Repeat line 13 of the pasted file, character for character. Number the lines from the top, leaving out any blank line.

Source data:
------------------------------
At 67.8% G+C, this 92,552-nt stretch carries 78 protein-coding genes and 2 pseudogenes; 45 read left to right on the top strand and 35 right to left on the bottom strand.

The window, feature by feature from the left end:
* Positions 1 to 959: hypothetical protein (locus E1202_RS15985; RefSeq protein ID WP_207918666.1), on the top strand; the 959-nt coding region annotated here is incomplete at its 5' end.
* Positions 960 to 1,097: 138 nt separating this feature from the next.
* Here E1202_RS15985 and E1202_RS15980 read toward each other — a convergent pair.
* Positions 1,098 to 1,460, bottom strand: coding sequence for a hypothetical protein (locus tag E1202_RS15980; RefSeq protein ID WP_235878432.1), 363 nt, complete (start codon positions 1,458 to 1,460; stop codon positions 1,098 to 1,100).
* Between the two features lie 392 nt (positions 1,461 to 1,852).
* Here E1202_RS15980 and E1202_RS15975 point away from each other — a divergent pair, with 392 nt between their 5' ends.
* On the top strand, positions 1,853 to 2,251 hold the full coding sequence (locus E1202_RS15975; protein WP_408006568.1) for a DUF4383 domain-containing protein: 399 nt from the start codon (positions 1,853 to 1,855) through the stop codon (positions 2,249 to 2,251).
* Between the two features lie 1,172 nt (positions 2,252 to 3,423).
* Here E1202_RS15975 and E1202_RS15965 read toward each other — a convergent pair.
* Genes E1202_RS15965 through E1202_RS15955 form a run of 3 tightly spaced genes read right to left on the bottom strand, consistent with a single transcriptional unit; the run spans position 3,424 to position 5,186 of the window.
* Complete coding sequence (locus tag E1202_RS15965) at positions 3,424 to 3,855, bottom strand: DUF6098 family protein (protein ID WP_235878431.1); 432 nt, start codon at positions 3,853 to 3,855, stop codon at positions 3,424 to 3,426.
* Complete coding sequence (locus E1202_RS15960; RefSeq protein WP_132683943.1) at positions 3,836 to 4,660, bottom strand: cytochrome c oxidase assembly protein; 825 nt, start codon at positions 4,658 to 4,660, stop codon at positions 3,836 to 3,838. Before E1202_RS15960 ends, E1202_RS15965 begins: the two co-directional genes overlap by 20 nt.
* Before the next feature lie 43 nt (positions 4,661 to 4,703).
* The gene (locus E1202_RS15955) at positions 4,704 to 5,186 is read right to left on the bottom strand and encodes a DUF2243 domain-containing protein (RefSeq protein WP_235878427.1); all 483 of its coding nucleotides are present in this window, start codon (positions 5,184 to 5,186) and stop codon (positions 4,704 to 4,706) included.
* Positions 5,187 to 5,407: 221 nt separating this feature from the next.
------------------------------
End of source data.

* Complete coding sequence (locus tag E1202_RS15965) at positions 3,424 to 3,855, bottom strand: DUF6098 family protein (protein ID WP_235878431.1); 432 nt, start codon at positions 3,853 to 3,855, stop codon at positions 3,424 to 3,426.